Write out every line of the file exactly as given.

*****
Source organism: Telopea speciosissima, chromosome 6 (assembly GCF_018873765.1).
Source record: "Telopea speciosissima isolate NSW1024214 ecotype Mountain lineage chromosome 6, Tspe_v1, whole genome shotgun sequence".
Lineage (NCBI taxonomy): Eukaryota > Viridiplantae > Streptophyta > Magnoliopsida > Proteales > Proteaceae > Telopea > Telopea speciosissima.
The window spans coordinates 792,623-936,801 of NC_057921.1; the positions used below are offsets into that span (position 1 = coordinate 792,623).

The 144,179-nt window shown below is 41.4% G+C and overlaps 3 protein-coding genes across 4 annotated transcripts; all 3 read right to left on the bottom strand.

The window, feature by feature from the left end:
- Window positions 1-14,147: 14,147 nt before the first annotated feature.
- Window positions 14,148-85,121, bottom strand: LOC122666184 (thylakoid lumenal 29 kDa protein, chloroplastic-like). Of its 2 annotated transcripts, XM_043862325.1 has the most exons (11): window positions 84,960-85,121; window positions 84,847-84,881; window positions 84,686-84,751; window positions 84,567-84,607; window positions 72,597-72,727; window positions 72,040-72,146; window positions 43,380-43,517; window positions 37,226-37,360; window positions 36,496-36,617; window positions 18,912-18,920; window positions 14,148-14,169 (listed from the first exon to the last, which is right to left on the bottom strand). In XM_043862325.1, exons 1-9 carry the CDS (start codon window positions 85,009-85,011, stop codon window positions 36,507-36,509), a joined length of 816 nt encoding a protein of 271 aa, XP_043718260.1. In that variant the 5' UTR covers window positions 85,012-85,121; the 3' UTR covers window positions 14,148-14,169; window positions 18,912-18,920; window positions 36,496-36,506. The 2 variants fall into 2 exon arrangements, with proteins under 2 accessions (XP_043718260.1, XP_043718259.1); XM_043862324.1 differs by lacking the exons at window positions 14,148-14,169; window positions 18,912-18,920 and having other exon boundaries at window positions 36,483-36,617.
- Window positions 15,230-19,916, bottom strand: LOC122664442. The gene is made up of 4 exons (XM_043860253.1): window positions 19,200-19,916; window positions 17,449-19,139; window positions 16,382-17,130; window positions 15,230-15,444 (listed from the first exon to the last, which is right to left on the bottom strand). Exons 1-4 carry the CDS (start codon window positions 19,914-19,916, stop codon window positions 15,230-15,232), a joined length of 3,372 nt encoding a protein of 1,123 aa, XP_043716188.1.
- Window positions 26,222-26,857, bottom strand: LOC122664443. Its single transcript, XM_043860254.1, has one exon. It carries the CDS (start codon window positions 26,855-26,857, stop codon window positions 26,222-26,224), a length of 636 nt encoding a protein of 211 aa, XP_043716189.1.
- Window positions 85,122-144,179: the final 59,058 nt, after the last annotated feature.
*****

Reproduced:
Source organism: Telopea speciosissima, chromosome 6 (assembly GCF_018873765.1).
Source record: "Telopea speciosissima isolate NSW1024214 ecotype Mountain lineage chromosome 6, Tspe_v1, whole genome shotgun sequence".
Lineage (NCBI taxonomy): Eukaryota > Viridiplantae > Streptophyta > Magnoliopsida > Proteales > Proteaceae > Telopea > Telopea speciosissima.
The window spans coordinates 792,623-936,801 of NC_057921.1; the positions used below are offsets into that span (position 1 = coordinate 792,623).

The 144,179-nt window shown below is 41.4% G+C and overlaps 3 protein-coding genes across 4 annotated transcripts; all 3 read right to left on the bottom strand.

The window, feature by feature from the left end:
- Window positions 1-14,147: 14,147 nt before the first annotated feature.
- Window positions 14,148-85,121, bottom strand: LOC122666184 (thylakoid lumenal 29 kDa protein, chloroplastic-like). Of its 2 annotated transcripts, XM_043862325.1 has the most exons (11): window positions 84,960-85,121; window positions 84,847-84,881; window positions 84,686-84,751; window positions 84,567-84,607; window positions 72,597-72,727; window positions 72,040-72,146; window positions 43,380-43,517; window positions 37,226-37,360; window positions 36,496-36,617; window positions 18,912-18,920; window positions 14,148-14,169 (listed from the first exon to the last, which is right to left on the bottom strand). In XM_043862325.1, exons 1-9 carry the CDS (start codon window positions 85,009-85,011, stop codon window positions 36,507-36,509), a joined length of 816 nt encoding a protein of 271 aa, XP_043718260.1. In that variant the 5' UTR covers window positions 85,012-85,121; the 3' UTR covers window positions 14,148-14,169; window positions 18,912-18,920; window positions 36,496-36,506. The 2 variants fall into 2 exon arrangements, with proteins under 2 accessions (XP_043718260.1, XP_043718259.1); XM_043862324.1 differs by lacking the exons at window positions 14,148-14,169; window positions 18,912-18,920 and having other exon boundaries at window positions 36,483-36,617.
- Window positions 15,230-19,916, bottom strand: LOC122664442. The gene is made up of 4 exons (XM_043860253.1): window positions 19,200-19,916; window positions 17,449-19,139; window positions 16,382-17,130; window positions 15,230-15,444 (listed from the first exon to the last, which is right to left on the bottom strand). Exons 1-4 carry the CDS (start codon window positions 19,914-19,916, stop codon window positions 15,230-15,232), a joined length of 3,372 nt encoding a protein of 1,123 aa, XP_043716188.1.
- Window positions 26,222-26,857, bottom strand: LOC122664443. Its single transcript, XM_043860254.1, has one exon. It carries the CDS (start codon window positions 26,855-26,857, stop codon window positions 26,222-26,224), a length of 636 nt encoding a protein of 211 aa, XP_043716189.1.
- Window positions 85,122-144,179: the final 59,058 nt, after the last annotated feature.